Elections BC will start counting mail in ballots this Friday, and Langley voters and candidates will see within about three days whether the Oct. 24 election night results will stand.
The provincial elections agency released updated numbers this week, revealing how many absentee ballots had been received from each riding by the election day deadline.
For the Langley riding, the count as of Nov. 3 was 7,416, and in Langley East, it was 10,637.
In both ridings, the NDP candidates were leading the Liberal candidates on election night, but the mail in and absentee vote has not been counted and could, theoretically, change the outcome.
In Langley East, Megan Dykeman of the NDP was ahead with 7,944 votes to 7,145 cast for Liberal candidate Margaret Kunst. A total of 20,386 votes had already been counted, so the absentee ballots could increase the total by up to a third.
In the Langley riding, Andrew Mercier of the NDP had 7,042 votes to the 5,555 cast for Liberal incumbent Mary Polak. A total of 15,816 votes have already been counted.
Both the Langley-area ridings had been held by Liberal candidates since 1991.
In Abbotsford South and Abbotsford West, where Liberal candidates were ahead on election night, there are also a significant number of new ballots to count.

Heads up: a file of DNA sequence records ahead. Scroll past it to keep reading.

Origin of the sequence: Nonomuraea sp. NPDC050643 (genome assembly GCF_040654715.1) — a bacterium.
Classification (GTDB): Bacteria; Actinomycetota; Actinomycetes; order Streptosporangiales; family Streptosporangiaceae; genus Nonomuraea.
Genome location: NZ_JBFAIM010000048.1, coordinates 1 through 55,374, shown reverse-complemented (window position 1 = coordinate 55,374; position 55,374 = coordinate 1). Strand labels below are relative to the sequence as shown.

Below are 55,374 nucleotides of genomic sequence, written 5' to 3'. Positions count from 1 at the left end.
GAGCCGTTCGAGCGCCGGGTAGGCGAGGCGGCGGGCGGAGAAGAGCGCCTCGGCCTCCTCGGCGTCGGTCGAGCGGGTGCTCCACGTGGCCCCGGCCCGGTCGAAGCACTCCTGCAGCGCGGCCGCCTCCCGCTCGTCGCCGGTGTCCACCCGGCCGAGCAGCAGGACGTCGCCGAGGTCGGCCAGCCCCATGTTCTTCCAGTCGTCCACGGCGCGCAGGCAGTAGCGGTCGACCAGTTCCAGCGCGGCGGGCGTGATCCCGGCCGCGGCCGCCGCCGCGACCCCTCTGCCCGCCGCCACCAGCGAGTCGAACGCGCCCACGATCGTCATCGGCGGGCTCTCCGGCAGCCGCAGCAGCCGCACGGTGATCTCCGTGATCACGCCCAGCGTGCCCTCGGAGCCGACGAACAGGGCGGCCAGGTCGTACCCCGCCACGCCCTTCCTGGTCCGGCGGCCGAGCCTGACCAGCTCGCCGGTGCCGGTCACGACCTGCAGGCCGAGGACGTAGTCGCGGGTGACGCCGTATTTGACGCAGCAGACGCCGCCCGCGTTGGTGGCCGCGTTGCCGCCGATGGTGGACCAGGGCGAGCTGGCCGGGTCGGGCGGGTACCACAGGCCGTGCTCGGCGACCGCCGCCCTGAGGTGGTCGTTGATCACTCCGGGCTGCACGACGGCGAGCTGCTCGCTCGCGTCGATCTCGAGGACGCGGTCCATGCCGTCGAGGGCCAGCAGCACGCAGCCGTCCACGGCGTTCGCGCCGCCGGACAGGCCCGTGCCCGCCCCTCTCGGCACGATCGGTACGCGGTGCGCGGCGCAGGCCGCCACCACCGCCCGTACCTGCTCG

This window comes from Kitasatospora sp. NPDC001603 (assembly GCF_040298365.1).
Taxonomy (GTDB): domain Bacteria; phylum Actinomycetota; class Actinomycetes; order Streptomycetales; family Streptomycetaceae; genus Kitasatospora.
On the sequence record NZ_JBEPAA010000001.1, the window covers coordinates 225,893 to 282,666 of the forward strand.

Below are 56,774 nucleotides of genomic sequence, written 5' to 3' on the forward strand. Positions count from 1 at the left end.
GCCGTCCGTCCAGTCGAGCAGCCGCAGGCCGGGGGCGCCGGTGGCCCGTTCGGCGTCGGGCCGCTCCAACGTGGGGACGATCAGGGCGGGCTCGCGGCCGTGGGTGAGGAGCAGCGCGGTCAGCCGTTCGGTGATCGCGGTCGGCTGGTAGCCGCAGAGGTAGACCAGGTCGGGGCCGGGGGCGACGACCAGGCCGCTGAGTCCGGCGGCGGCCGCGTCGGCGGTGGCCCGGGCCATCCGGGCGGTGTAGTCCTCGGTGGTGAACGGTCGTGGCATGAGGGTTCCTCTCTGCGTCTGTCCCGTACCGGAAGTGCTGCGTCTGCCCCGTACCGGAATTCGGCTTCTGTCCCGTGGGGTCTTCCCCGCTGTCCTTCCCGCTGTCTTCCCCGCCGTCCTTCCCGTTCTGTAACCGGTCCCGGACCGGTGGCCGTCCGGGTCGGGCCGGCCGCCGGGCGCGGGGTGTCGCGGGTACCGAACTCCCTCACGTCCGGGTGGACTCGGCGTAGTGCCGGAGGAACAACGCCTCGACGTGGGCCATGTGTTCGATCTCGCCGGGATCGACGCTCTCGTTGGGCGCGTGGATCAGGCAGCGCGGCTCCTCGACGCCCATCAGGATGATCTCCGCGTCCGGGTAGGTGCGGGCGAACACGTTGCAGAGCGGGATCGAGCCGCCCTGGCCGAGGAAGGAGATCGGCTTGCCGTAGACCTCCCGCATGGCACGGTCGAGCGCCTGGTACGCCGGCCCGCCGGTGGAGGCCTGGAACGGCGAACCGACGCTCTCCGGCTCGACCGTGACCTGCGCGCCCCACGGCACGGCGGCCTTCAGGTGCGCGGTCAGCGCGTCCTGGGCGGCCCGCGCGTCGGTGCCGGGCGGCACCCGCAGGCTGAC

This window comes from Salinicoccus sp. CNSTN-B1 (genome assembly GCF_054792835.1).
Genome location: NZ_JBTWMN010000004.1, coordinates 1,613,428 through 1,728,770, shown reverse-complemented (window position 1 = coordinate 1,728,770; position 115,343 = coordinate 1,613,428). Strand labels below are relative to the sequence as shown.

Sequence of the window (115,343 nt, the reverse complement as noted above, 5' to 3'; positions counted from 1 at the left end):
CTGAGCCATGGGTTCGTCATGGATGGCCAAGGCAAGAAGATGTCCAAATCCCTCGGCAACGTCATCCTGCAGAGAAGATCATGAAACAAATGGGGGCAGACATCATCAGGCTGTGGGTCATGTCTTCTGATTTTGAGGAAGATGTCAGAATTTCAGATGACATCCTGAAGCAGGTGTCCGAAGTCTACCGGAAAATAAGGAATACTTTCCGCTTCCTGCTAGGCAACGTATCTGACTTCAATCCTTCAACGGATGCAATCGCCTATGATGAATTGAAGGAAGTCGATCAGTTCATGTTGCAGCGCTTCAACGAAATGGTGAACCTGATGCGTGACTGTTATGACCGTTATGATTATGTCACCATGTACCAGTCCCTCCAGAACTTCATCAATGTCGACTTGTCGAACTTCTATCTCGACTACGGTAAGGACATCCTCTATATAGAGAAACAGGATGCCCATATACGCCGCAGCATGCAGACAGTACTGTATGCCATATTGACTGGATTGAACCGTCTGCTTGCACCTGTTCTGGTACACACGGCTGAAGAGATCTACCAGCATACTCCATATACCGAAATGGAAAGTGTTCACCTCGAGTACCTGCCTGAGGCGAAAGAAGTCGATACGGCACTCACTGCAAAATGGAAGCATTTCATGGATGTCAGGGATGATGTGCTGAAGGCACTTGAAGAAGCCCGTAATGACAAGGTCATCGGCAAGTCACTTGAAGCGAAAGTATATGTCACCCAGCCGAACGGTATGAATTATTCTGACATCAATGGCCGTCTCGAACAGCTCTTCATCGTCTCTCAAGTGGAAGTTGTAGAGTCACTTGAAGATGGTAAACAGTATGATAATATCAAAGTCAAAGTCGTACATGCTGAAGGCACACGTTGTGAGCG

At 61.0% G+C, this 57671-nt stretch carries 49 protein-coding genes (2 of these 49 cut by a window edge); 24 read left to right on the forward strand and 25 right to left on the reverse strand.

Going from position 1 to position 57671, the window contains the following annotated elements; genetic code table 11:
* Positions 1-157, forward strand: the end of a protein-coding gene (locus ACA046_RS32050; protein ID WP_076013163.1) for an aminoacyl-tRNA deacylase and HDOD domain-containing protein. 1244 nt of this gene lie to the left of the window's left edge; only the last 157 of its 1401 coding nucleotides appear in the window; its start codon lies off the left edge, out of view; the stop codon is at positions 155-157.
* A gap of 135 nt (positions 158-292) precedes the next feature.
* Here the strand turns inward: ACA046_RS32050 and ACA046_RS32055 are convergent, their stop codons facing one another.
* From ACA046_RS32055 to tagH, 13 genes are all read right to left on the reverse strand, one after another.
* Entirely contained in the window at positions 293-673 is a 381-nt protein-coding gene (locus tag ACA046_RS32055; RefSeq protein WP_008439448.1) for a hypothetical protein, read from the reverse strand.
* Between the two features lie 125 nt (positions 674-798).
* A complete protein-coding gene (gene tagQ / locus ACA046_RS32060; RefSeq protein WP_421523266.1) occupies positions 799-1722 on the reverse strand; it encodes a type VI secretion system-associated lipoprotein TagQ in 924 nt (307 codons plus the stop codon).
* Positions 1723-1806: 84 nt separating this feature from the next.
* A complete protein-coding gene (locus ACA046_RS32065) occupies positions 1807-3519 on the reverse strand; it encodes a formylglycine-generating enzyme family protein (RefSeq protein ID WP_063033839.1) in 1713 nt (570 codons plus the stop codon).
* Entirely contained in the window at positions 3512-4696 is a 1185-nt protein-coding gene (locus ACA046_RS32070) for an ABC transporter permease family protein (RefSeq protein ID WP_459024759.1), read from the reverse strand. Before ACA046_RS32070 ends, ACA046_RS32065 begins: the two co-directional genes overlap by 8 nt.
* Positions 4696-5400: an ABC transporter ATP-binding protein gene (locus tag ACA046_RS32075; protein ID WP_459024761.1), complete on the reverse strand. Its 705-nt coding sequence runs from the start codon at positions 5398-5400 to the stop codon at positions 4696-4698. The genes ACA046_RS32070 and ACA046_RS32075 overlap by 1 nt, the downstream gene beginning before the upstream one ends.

Abbotsford South has 6,303 more ballots, and Abbotsford West has 5,135 more ballots to count.
Abbotsford South, which includes Aldergrove, had Liberal Bruce Banman significantly ahead with 7,244 votes and the NDP’s Inder Johal with 5,125. A total of 15,643 votes have already been tallied as of this week.
In Abbotsford West, which includes parts of Glen Valley in North East Langley, Mike de Jong led with 6,844 votes to the 4,993 of the NDP’s Preet Rai.
None of the candidates have officially conceded or declared victory, and all are waiting for the final results.
According to Elections BC, counting of the mail in ballots starts Friday, Nov. 6 at 10 a.mm. and will be updated online at results.elections.bc.ca. Keep an eye on www.langleyadvancetimes.com as well for further updates.
According to Elections BC, the number of absentee and mail in ballots does not necessarily mean that every one of those votes will be counted.
Certification envelopes have to be screened to make sure they meet the requirements.
Also, any envelope with no ballot can’t be counted, and any one with more than one marked ballot inside also won’t be counted.
In addition to mail in ballots, ballots cast by voters who were outside their riding on election day, and those who cast at a district electoral office, will be counted in this final count.